8. RudyGrow thread starter macrumors regular

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    #8
    My only concern with computer science is some of the facts. What students at MIT learn in their first year is already outdated by their final year (it was in a Sony commercial).
     
  9. Zombie Acorn macrumors 65816

    Zombie Acorn

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    #9
    In a good computer science course you aren't going to learn facts, you are going to learn how to learn and apply your brain to problems and use tools (which are the parts that become outdated) to do it.

    Don't be hard set on any one path, once you get to college it could very well change.
     
  10. RudyGrow thread starter macrumors regular

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    #10
    Ok. I've already started learning programs that may come in handy (MATLAB and C++)...
     
  11. Abstract macrumors Penryn

    Abstract

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    #11
    While you're trying to figure out what to do with your life, why not try and become the General Manager of the New York Yankees?
     
  12. RudyGrow thread starter macrumors regular

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    #12
    Actually, I'm in talks with the Blue Jays, they're closer to home ;D
     
  13. rhsgolfer33 macrumors 6502a

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    #13
    Honestly, you're trying to plan this stuff out way too early. More than likely, the major you start college with won't be the one that you finish with, so I definitely wouldn't even be thinking much about an MBA and business consulting right now.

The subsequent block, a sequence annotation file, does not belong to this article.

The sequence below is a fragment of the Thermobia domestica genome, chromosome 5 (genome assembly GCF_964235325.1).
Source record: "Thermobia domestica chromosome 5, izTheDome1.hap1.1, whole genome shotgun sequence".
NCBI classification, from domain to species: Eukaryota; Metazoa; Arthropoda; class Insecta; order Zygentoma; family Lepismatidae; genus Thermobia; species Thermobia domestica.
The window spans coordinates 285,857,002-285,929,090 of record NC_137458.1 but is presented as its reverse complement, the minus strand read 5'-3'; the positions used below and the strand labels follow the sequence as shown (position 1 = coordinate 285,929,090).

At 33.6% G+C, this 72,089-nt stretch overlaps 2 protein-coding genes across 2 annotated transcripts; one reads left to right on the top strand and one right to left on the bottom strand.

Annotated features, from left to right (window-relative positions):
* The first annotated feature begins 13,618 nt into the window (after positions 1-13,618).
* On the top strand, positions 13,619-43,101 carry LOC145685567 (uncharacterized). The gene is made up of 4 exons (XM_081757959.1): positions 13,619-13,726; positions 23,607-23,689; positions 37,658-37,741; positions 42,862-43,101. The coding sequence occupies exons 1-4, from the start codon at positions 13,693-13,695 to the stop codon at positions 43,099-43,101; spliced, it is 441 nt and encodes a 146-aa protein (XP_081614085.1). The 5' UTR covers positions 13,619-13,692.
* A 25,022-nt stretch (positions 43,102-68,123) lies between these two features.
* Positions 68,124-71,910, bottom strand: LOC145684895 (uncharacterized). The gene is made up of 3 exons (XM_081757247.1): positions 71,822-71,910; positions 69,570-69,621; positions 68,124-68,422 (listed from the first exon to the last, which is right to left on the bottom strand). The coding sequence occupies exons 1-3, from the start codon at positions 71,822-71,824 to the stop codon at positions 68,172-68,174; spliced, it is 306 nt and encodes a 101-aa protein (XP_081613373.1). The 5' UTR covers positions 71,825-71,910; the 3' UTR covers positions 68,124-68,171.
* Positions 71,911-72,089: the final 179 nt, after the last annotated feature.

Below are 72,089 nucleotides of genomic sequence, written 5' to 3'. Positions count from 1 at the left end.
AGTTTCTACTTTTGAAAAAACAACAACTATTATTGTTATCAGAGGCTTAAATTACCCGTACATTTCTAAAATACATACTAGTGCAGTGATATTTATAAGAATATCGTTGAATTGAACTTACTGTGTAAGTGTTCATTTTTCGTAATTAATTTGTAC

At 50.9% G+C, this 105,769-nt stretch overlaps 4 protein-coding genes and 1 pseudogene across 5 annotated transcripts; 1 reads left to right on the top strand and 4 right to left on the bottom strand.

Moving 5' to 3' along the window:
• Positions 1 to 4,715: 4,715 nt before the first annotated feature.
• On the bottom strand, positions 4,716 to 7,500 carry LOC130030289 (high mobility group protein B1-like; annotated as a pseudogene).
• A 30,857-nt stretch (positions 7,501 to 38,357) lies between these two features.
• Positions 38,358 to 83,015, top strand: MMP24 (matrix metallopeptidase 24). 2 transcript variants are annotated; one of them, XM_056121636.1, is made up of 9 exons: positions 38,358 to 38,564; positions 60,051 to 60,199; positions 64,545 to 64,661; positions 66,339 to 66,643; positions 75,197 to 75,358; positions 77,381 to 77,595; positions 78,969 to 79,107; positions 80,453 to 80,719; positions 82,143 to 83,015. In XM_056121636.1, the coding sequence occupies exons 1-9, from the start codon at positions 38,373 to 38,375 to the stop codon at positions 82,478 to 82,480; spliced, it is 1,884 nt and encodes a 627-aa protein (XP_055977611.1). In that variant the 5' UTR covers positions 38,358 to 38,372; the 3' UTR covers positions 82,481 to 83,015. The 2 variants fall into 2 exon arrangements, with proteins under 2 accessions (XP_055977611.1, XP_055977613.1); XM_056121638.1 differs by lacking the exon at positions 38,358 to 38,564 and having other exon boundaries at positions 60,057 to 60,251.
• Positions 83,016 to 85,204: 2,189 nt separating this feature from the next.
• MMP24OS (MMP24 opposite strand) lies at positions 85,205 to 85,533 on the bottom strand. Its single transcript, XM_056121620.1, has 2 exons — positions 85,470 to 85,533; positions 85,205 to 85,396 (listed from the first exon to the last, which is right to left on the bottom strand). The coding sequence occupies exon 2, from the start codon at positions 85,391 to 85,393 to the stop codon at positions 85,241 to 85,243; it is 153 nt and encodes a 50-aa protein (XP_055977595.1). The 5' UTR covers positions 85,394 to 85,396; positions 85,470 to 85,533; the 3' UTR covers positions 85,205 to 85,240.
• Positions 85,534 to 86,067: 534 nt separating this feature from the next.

My advice, work hard in high school, go to the best college program that you can afford to attend, work hard and explore a lot of different courses in that program. You may end up liking business and law a lot, but I've seen many students absolutely hate the degree that they thought the were going to love and I know very few students who haven't changed their major or seriously considered changing it.

    Personally, I'd get an accounting degree and then sit for the CA/CPA exam, but I'm a little biased. :D
     
  14. cr2sh macrumors 68030

    cr2sh

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    #14
    I would highly suggest starting as an undergrad without declaring a major, spend your freshman year taking a variety of classes and see what it is you like.

    You're going to figure out what you love to do in life eventually, the sooner the better. Don't spend years doing something you hate just to give up and do what you love anyways.
     
  15. puma1552 macrumors 601

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    #15
    if you are going to put the time in to get an undergrad degree, followed by a law degree and then an MBA, you should just get a PhD in economics. About the same amount of time and free.
     
  16. rhsgolfer33 macrumors 6502a

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    #16
    Those degrees allow you to do vastly different things though. If he's interested in law and management, a PhD in Economics isn't going to get him on that path. PhDs are good degrees, but they're largely academic in nature and, for the most part, don't put you on the path towards corporate executive. If he becomes interested in teaching, finds that he likes doing research as an undergrad, and is willing to take upper division math courses, then a PhD in Economics would probably be a great degree to get (and as you mentioned, much lower priced than either an MBA or law degree).
     
  17. puma1552 macrumors 601

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    #17
    A LOT of CEOs are Econ. PhD. holders.
     
  18. Decrepit macrumors 65816

    Decrepit

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    #18